The Federal Communications Commission (FCC) in the United States opens an investigation to see if Verizon Wireless is in compliance with the “C Block rules” when it acquired a license for C Block spectrum. The said investigation was called upon by the bureau after hearing several reports claiming that the carrier is pressuring Google to block apps from its Play Store that provide users capability to share (or technically known as ‘tether’) their internet connection.
Verizon requires its customers to pay $20/month for official tethering functionality on top of their data plan.
According to the FCC Chairman, Julius Genachowski, compliance with FCC rules regarding the use of C Block spectrum is never optional for carriers. Thus, Verizon Wireless is obliged to allow its customers to use whatever apps they need even if it means sharing their connection with other owners of internet-capable devices.
“The open device and application obligations were core conditions when Verizon purchased the C-block spectrum,” said Genechowski in a press release statement. He further added that FCC seeks to protect not just the right of the customers to use devices and applications they want but also innovators to continue develop new services for the people without fear of being blocked.
Verizon Wireless bid at auction to acquire C Block spectrum in which it is now offering 4G LTE service. However, the spectrum acquisition was accompanied by obligations to offer open device and application. Therefore, Verizon “shall not deny, limit, or restrict the ability of their customers to use the devices and applications of their choice.”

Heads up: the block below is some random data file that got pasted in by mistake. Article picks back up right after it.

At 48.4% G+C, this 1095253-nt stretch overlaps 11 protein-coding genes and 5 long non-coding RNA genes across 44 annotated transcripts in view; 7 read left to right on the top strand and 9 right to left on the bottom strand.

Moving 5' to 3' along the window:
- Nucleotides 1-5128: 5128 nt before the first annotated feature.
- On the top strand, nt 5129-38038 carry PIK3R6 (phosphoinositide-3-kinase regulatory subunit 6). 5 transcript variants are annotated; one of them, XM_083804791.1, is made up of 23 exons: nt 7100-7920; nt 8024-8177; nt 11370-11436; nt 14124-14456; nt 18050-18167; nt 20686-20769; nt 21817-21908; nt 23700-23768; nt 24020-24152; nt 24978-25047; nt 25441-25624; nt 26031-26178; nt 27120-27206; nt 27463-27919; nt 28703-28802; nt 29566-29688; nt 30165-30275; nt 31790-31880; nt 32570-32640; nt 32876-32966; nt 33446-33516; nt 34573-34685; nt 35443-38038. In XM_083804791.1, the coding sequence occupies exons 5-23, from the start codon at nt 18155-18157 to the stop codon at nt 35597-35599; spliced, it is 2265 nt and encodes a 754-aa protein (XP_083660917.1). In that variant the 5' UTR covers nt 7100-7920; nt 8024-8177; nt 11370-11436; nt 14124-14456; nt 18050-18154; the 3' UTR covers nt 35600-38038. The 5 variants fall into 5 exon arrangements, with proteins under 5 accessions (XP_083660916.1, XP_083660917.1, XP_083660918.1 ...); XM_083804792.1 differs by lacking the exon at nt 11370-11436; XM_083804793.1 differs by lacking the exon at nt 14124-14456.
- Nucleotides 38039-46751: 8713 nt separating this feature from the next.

The FCC orders Verizon Wireless to pay $1.25 million as settlement to the Treasury. This is just a parcel of the carrier’s $6.9 billion revenue it has gained from the mobile market in the second quarter of this year. The company is also ordered to notify Google that the objection to the tethering apps from the Play Store is now off. This means that when new tethering apps become available in the app store, everyone would be able to download and use them without additional fees even if they are Verizon customers.
Verizon will, of course, continue to charge its customers with their overall data use every month so for those who have capped data will not be able to enjoy tethering functionality but the ones with unlimited data plans are the luckiest. The FCC’s ruling made everybody a winner; consumers under the network would be able to share their connection, app developers don’t fear of being blocked when releasing tethering apps, and Verizon can attract more customers to subscribe to their unlimited plan.